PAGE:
The prefix “para” comes from the Greek language, meaning “beside;” thus, paralegals work in law offices and the legal department of businesses, assisting and working alongside lawyers to complete various legal tasks. Much of this involves preparing contracts and other legal documents, attending to correspondence for clients and other firms or offices, and even working with clients. Paralegals are to a lawyer what a nurse is to a doctor - highly skilled in the same field, capable of accomplishing many of the same tasks, and there to help keep the boss from being overwhelmed by work. Some people find this a very satisfying field and position, but here as with every profession, there are two sides to the coin.
Training and Earnings for Paralegals
If the legal business calls to you, but years of law school and the bar exam don’t, then being a paralegal may be a great alternative. A bachelor’s degree in almost any field of study combined with paralegal certification or an associate’s degree in a legal field are generally sufficient to become a paralegal. Having experience in the legal field can qualify you for certification as well -- a much less daunting method to a legal career, with many of the same benefits.
Pay, however is not one of those. This is not to say that paralegals aren’t paid well; in fact, those with experience made over $65,000 in 2014, which is nothing to sneeze at. But the median lawyer’s salary is nearly double that.
Pro: Less Debt
The extra years of schooling may be worth it -- but becoming a paralegal entails much less debt, as it requires less years of expensive school and no loans for an office.
Con: Job Stability
On the other hand, a paralegal’s employment is based on a lawyer’s need, not the other way around. So while the lawyer can guarantee himself a job, he can’t always guarantee one for his paralegals.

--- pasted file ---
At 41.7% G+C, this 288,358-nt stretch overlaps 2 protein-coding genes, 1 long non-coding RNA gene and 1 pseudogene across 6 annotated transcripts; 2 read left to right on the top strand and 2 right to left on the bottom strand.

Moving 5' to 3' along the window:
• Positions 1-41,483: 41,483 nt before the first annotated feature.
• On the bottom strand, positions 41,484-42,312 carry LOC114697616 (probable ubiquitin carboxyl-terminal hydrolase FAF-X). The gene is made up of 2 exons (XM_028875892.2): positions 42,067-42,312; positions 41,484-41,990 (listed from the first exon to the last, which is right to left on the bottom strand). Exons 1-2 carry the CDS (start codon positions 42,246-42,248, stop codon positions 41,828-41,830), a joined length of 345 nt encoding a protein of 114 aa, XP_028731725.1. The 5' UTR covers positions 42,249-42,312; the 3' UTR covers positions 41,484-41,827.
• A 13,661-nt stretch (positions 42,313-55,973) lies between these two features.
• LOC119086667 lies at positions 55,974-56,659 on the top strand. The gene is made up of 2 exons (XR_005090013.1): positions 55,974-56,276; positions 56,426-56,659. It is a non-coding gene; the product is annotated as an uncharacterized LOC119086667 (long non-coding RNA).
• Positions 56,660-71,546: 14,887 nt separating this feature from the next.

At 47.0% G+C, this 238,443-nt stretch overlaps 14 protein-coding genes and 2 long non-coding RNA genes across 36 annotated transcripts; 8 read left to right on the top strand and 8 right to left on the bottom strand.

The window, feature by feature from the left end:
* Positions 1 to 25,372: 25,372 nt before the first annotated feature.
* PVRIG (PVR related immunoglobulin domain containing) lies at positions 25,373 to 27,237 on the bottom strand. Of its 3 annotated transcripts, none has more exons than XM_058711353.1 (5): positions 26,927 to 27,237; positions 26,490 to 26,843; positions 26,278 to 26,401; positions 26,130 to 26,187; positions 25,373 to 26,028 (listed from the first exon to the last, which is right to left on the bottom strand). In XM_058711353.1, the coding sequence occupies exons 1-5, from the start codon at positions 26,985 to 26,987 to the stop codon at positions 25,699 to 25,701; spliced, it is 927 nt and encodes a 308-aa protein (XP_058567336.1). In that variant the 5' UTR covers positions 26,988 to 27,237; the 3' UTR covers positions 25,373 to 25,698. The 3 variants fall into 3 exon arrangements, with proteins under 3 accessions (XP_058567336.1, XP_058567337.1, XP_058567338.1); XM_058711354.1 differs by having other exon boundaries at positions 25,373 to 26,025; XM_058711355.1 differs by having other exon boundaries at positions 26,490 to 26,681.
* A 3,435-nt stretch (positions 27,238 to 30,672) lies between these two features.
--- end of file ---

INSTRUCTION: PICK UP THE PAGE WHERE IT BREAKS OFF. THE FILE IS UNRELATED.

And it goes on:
Pro: More Job Opportunities
Luckily, this can be tempered by the fact that people may be more inclined to hire a paralegal than a lawyer, since their services are much less costly and often just as effective.
Opportunity and Workload for Paralegals
Other things to consider in the paralegal career are the freedoms it offers -- and withholds. There are many fields within the legal discipline, from real estate to criminal law, bankruptcy to family law. There’s a lot to learn in each field, which again may be both blessing and curse.
While it opens up the option to really enjoy what you’re doing (many paralegals do pro bono work, which is good for the community as well as the soul), depending on what you’re doing, there can be a lot of hats to wear. There will be a lot of files to keep up with and clients to keep track of, regardless, but if you went into law to help families sort out their differences and find yourself writing contracts to sell houses because that’s where you could find work, you aren’t going to feel as satisfied in your profession.
Additionally and unfortunately, paralegals have deadlines to meet just like lawyers, which means long hours and not always a lot of appreciation or recognition. Furthermore, there can be a lot of detective work involved, which means lots of traveling and research. For some people, that’s living the dream. It may not float everyone’s metaphorical boat, though, especially if you have a family and happen to like being at home at the same time every day and sleeping in your own bed every night.